starting our circuit research

Rebecca Coles, the researcher on the project, explains the thinking behind the research:

Our Circuit project draws on an approach known as ‘qualitative longitudinal research‘. It asks how young people forge lives and subjectivities in response to circumstances patterned differently by location, class, gender, religious and ethnic and cultural processes. It follows the changing meanings and significance that these give to experience and events over time and the interplay between intention and imaginative possibility and social structural circumstance (Thomson, 2011). Researchers engaged in this kind of research also consider the roles of particular institutions (McLeod & Yates, 2006). By engaging in recurrent interviews discussing the past, present and future, it aims to follow the details of how these processes take place over time: their slow accumulations and tipping points (Farrell, 2006).

Circuit Tate Liverpool

We will meet around 20 members of the Tate’s Circuit programme, in galleries across the country, five times over eighteen months.

We hope to produce some general findings about the experiences of these members in education and work and in relation to home, family and relationships. What kinds of people are they becoming? What are the affordances of the art gallery for these different young people?

Even at this early stage already themes are emerging. For some the gallery is a safe space in which to take a break from ongoing struggles or to approach them differently: a time “where it is possible to be/do/know/live together differently” (Thomson et. al., 2012). For others it is an occasion to learn skills and to be treated – and even paid – as a professional: a time to experience themselves and be recognised as competent (Henderson et. al., 2007) and to engage in activity where what happens ‘counts’ in its artistic and social aims and outcomes and in relation to a future career.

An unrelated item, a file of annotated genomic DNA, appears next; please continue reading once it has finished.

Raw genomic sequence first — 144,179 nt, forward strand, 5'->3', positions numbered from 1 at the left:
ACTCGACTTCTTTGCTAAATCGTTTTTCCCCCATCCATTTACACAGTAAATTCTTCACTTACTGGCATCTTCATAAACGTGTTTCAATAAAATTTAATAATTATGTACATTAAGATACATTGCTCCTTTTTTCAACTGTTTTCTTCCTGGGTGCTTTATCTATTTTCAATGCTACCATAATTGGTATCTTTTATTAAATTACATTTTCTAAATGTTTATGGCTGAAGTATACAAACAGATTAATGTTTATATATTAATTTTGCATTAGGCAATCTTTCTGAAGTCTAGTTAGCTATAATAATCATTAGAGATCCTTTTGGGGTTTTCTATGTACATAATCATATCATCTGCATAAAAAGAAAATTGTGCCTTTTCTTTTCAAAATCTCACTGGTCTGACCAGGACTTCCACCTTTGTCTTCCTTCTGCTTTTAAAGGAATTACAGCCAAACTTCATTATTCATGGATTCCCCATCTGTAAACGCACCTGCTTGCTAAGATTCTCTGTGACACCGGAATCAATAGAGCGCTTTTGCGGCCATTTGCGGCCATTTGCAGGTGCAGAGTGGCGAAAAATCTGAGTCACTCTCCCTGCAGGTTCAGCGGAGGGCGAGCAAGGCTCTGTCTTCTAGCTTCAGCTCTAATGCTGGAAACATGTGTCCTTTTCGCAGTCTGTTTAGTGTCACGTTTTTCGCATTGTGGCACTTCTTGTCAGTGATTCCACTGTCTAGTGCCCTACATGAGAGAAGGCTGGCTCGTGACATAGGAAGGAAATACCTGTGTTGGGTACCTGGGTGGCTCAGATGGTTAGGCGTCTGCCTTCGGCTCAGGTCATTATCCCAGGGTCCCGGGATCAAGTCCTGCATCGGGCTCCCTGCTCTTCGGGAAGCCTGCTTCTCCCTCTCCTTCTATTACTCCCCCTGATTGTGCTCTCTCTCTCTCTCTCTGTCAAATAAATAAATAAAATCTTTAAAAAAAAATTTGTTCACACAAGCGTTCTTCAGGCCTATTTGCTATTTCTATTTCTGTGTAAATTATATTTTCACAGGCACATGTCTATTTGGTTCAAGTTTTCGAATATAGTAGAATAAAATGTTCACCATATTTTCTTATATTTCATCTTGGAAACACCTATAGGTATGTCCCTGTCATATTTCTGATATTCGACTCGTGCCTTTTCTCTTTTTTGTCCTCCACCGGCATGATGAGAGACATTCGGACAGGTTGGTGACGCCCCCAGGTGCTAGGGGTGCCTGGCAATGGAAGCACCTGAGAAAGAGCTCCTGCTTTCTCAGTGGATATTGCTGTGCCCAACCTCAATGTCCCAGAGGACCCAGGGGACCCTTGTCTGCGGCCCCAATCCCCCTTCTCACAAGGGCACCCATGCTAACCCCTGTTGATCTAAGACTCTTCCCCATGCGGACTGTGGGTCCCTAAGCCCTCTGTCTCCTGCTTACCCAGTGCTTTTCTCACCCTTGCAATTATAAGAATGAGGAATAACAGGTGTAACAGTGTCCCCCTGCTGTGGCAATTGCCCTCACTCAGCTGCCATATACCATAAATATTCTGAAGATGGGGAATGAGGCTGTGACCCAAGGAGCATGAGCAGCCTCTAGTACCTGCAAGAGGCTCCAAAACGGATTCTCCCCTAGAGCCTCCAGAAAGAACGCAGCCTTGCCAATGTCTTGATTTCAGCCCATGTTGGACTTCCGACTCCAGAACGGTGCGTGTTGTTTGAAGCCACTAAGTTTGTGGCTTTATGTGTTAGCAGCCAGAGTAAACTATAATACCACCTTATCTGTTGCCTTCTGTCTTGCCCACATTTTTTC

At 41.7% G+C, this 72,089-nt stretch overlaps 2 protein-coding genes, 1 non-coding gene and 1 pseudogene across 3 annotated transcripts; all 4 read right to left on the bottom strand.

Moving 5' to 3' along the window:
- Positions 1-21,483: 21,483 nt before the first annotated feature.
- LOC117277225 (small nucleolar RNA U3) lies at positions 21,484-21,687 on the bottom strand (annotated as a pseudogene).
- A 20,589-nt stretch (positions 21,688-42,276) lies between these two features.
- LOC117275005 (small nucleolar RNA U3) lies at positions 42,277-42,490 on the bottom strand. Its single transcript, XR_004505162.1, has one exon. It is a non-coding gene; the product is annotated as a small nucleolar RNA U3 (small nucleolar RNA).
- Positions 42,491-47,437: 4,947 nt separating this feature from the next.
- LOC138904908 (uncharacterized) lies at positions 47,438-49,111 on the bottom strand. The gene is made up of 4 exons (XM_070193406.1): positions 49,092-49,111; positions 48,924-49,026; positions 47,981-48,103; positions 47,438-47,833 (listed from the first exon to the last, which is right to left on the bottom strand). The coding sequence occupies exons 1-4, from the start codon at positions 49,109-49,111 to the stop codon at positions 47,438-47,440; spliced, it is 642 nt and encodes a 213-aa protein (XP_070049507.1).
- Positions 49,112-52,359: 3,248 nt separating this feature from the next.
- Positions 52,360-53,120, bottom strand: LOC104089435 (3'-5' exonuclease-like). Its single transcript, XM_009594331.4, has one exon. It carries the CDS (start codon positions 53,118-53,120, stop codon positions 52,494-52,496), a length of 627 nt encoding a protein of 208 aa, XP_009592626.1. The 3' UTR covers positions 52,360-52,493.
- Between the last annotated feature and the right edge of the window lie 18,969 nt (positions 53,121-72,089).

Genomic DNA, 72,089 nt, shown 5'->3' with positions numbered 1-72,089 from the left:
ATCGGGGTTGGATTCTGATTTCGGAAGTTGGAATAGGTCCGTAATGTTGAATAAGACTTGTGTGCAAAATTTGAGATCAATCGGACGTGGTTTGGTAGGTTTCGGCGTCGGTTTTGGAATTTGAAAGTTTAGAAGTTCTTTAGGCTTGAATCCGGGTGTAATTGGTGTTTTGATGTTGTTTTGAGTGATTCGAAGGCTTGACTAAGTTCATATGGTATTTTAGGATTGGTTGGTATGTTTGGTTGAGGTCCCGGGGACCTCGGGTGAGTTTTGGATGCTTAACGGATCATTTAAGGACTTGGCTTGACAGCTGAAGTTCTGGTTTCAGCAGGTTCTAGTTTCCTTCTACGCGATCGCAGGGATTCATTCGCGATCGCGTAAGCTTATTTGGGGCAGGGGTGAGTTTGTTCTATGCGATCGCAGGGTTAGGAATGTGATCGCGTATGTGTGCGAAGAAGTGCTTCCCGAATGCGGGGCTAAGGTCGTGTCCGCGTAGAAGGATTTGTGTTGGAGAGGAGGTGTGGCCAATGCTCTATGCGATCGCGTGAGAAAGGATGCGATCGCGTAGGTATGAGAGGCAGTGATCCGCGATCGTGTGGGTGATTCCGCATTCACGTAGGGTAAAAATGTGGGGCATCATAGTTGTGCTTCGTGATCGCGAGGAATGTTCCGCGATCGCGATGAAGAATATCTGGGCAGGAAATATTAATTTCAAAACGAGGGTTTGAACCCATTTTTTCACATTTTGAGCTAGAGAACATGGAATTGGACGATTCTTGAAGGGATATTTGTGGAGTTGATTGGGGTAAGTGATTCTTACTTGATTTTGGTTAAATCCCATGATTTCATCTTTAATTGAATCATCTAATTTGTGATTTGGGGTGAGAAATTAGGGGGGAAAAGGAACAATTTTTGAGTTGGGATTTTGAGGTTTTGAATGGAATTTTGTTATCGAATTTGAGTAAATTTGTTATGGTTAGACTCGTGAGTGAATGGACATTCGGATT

We also hope the project will diverge from the traditions of qualitative longitudinal research. Rather than produce one description of the passing of time, we aim to compose multiple accounts – stories – with our participants. What stories do they choose to tell about the passing of time and the place of the gallery in their lives?

We have been thinking about time, self  narration and storytelling in relation to the research.

Time and stories

Storytelling is a matter of time, on many levels. For Walter Benjamin, a story requires recurrence. A teller takes what he tells from experience (direct or handed down) and makes it the experience of his listeners, who will then share it. Unlike information, which must be new, a story “sinks the thing into the life of the storyteller, in order to bring it out of him again”. A story also requires duration. To hear and remember a story requires mental relaxation and self-forgetting. Stories also contain their own telling of time, different from historical time. Hundreds of years can pass and be of no significance to a story.